In this painting Ghe displayed an understand­ing of the dialectical historical development of the struggle between the reactionary and the progressive. The drama of father and son out­grows the sphere of personal relations. By bring­ing together the world-outlooks of both, the artist exposed the meaning of that turbulent, critical age, and also linked the image of Peter with the vi­tal idea of his own time—readiness to sacrifice the personal for the sake of the interests of society.

Ghe strove to convey the historical atmo­sphere authentically and made a special journey to Peterhof, from where he, in his own words, ‘brought back the whole background of the pic­ture in my memory’. He studied the portraits of Peter and Alexei in the StateHermitageMuseum, Saint Petersburg and also legal documents relating to the case of the tsarevich. Such a method of working on a historical theme was new in Russian art, and Ghe became one of the founders of realist historical painting.

In the seventies and eighties the artist concen­trated mainly on portraiture, his aim being to record the outstanding figures of his time for posterity. He was interested not in the changing states of his models but in conveying their per­manent qualities. He was attracted by people in full possession of their faculties, people of intelligence and energy. The faces he painted were full of expression, the composition of his portraits was lucid and simple, the colouring austere: cf. for example, the portraits of Mikhail Saltykov-Shchedrin (1872, RUSSIAN  MUSEUM, SAINT PETERSBURG) and Lev Tol­stoy (1884, TRETYAKOV GALLERY, MOSCOW).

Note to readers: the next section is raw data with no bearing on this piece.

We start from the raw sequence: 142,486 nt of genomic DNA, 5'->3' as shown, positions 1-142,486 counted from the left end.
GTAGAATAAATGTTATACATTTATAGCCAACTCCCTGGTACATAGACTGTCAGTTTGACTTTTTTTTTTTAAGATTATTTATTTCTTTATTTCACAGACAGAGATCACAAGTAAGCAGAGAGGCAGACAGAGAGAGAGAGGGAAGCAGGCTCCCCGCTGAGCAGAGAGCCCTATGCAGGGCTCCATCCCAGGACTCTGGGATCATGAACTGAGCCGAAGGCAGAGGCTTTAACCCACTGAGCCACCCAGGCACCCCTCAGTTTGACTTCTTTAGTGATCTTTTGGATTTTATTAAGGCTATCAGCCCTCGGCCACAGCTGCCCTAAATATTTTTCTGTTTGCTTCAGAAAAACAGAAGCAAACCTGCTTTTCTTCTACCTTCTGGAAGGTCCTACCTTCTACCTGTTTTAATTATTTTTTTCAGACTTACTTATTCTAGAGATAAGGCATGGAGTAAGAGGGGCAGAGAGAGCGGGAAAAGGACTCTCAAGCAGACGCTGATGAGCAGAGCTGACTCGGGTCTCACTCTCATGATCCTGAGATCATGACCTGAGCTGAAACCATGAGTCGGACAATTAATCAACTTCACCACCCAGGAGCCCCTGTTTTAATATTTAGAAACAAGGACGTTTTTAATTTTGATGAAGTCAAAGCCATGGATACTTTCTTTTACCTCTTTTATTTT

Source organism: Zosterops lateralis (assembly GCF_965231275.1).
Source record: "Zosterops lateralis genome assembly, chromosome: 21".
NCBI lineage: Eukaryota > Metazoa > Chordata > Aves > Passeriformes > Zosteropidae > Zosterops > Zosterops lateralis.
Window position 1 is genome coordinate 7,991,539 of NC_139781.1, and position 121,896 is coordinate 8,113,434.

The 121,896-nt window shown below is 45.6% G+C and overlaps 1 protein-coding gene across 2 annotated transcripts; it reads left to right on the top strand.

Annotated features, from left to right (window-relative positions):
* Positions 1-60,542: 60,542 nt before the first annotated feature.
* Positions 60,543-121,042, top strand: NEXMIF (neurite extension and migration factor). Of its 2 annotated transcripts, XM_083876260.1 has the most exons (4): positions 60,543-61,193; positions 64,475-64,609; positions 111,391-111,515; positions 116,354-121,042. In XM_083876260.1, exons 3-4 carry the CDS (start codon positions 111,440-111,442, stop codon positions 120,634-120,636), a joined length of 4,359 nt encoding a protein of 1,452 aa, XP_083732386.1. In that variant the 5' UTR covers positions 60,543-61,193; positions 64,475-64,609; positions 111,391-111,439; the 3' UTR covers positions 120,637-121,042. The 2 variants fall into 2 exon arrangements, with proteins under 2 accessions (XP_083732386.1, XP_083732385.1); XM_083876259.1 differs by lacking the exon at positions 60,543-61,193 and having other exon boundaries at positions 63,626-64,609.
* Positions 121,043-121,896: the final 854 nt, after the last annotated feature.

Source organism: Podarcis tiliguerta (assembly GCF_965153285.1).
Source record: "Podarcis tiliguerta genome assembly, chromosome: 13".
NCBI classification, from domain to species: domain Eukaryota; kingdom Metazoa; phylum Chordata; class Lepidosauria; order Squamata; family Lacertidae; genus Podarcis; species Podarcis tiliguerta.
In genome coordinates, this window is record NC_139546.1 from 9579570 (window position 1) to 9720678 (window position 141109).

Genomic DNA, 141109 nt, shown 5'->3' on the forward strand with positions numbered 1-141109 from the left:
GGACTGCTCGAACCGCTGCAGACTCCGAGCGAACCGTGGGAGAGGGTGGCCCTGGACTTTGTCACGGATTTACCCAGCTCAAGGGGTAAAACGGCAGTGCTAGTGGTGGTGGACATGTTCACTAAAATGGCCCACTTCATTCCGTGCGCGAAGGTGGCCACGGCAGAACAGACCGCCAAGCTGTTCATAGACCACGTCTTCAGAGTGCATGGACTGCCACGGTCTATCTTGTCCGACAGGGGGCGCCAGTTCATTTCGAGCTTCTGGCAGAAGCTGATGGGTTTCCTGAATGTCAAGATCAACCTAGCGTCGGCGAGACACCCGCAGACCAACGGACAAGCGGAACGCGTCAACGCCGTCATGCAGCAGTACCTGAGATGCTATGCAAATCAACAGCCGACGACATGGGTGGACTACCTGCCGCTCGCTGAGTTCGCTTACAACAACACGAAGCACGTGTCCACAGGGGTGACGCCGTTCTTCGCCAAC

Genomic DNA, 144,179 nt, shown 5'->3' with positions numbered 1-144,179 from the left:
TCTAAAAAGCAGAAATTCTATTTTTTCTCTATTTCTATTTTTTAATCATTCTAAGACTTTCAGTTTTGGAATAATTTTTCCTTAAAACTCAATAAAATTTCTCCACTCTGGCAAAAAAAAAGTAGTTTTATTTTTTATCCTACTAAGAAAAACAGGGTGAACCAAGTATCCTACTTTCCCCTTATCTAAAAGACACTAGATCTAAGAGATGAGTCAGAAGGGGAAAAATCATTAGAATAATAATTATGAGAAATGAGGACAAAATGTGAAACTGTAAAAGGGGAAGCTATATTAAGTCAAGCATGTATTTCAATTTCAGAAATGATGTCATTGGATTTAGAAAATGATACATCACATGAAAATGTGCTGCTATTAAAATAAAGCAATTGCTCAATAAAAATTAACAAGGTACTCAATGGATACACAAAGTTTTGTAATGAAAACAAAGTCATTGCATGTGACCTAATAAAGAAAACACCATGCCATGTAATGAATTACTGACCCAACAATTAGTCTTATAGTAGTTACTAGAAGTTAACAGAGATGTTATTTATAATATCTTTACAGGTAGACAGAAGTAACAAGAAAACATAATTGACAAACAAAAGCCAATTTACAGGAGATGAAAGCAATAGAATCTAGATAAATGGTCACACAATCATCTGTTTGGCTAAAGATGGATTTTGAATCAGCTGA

Later Nikolai Ghe came into disagreement with the peredvizhniki Like them, he conside­red protest against the ugly forms of reality and against the suppression of the human personality to be the basis of art, but the purpose of art was, for him, to express an ideal, perfection. Ghe saw the meaning of art in the fact that it could show ‘the difference between what we should be and what we are’. The truths promul­gated by art should, in Ghe’s view, be eternal, and not linked to a particular concrete circum­stance. In the sphere of form, too, Ghe’s searchings often proved incomprehensible to the peredvizhniki.